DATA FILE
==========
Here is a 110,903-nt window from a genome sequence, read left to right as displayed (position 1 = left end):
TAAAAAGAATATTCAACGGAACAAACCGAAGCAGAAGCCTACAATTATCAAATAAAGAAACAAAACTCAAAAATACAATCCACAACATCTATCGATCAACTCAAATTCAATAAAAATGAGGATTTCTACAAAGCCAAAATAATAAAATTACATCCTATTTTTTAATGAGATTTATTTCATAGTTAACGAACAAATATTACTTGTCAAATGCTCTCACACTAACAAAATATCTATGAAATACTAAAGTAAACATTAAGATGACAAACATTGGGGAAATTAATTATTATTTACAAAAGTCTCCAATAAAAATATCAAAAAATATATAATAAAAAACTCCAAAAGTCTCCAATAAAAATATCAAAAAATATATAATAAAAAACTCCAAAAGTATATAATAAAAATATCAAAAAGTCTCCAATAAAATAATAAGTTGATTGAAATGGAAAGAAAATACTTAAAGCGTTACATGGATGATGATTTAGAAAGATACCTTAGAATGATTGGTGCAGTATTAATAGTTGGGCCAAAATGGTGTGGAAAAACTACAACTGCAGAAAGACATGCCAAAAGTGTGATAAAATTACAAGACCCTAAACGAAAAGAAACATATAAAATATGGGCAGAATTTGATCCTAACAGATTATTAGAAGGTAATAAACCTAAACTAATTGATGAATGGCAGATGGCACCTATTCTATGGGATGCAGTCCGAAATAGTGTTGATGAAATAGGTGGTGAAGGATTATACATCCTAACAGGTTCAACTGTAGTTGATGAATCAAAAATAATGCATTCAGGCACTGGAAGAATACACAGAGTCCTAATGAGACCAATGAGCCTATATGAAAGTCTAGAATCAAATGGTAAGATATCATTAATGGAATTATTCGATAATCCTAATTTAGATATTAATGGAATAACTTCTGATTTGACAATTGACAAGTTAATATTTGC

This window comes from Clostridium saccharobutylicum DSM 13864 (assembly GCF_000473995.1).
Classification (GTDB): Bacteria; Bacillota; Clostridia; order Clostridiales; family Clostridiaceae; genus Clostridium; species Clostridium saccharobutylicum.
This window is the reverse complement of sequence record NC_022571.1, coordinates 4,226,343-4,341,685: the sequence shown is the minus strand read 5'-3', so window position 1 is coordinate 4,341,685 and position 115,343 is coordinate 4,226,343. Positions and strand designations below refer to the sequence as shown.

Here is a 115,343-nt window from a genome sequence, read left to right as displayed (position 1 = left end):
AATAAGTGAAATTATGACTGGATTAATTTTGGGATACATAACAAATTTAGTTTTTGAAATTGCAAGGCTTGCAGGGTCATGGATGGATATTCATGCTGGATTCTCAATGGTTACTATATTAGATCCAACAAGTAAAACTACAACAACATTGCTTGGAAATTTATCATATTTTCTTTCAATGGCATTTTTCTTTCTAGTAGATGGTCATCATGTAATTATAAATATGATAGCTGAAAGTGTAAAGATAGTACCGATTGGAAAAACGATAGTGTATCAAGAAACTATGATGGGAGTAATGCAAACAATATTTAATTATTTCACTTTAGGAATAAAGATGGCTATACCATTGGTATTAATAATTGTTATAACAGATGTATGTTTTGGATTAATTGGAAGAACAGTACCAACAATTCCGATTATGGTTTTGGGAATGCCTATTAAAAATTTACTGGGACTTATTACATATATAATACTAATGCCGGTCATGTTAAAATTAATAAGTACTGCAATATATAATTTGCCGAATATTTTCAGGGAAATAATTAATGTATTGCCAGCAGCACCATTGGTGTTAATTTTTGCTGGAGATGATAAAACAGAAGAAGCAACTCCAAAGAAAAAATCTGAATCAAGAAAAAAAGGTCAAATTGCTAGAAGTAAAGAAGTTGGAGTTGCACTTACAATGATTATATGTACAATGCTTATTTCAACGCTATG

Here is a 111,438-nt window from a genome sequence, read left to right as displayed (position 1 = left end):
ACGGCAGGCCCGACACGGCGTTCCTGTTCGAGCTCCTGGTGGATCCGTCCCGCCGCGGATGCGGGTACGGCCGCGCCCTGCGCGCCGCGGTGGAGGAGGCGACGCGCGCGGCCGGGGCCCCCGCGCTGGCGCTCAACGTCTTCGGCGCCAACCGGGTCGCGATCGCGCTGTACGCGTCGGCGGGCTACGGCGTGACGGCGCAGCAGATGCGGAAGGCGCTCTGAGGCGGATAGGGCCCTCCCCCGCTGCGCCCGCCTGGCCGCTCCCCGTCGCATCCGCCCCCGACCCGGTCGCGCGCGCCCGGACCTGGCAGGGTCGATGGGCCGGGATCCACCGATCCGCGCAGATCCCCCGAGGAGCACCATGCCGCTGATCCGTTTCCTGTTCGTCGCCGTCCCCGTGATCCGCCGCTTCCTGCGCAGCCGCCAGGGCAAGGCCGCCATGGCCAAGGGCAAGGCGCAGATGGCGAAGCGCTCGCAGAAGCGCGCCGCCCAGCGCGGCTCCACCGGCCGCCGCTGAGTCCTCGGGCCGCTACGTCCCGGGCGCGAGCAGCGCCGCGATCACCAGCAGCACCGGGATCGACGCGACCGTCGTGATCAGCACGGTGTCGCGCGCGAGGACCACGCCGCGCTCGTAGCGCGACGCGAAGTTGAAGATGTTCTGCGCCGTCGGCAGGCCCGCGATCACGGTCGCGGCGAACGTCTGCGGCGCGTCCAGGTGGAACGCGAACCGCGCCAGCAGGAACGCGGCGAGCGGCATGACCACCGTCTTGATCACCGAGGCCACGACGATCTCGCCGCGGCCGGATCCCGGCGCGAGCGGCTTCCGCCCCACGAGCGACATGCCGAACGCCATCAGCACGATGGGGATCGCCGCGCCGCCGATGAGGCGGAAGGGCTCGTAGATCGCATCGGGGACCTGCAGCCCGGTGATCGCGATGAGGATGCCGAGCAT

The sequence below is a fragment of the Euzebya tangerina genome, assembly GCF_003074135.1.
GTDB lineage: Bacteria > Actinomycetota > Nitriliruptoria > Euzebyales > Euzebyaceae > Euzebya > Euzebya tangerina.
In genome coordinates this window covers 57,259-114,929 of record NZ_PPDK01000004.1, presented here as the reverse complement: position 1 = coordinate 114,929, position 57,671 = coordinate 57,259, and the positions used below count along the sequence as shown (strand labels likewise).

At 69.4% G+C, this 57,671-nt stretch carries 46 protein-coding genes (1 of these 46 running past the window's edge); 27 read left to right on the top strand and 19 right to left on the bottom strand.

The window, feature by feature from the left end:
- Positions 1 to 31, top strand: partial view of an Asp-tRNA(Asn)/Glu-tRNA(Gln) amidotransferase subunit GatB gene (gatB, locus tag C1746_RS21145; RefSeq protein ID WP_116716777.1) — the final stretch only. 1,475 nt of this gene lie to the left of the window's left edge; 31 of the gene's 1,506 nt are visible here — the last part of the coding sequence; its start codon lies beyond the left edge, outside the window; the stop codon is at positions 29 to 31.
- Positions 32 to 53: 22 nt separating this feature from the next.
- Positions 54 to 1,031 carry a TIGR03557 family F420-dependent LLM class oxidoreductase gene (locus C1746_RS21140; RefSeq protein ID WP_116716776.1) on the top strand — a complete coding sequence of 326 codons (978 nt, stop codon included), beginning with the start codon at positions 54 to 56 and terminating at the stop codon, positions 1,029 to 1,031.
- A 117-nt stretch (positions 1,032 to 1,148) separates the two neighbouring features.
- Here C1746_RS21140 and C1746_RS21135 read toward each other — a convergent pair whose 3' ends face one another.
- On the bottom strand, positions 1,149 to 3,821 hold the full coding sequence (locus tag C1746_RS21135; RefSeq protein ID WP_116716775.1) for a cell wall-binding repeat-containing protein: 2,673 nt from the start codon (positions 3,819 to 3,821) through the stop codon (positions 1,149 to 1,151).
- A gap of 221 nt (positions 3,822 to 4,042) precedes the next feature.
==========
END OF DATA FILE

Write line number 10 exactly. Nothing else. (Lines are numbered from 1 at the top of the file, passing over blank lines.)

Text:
The sequence below is a fragment of the Euzebya tangerina genome, assembly GCF_003074135.1.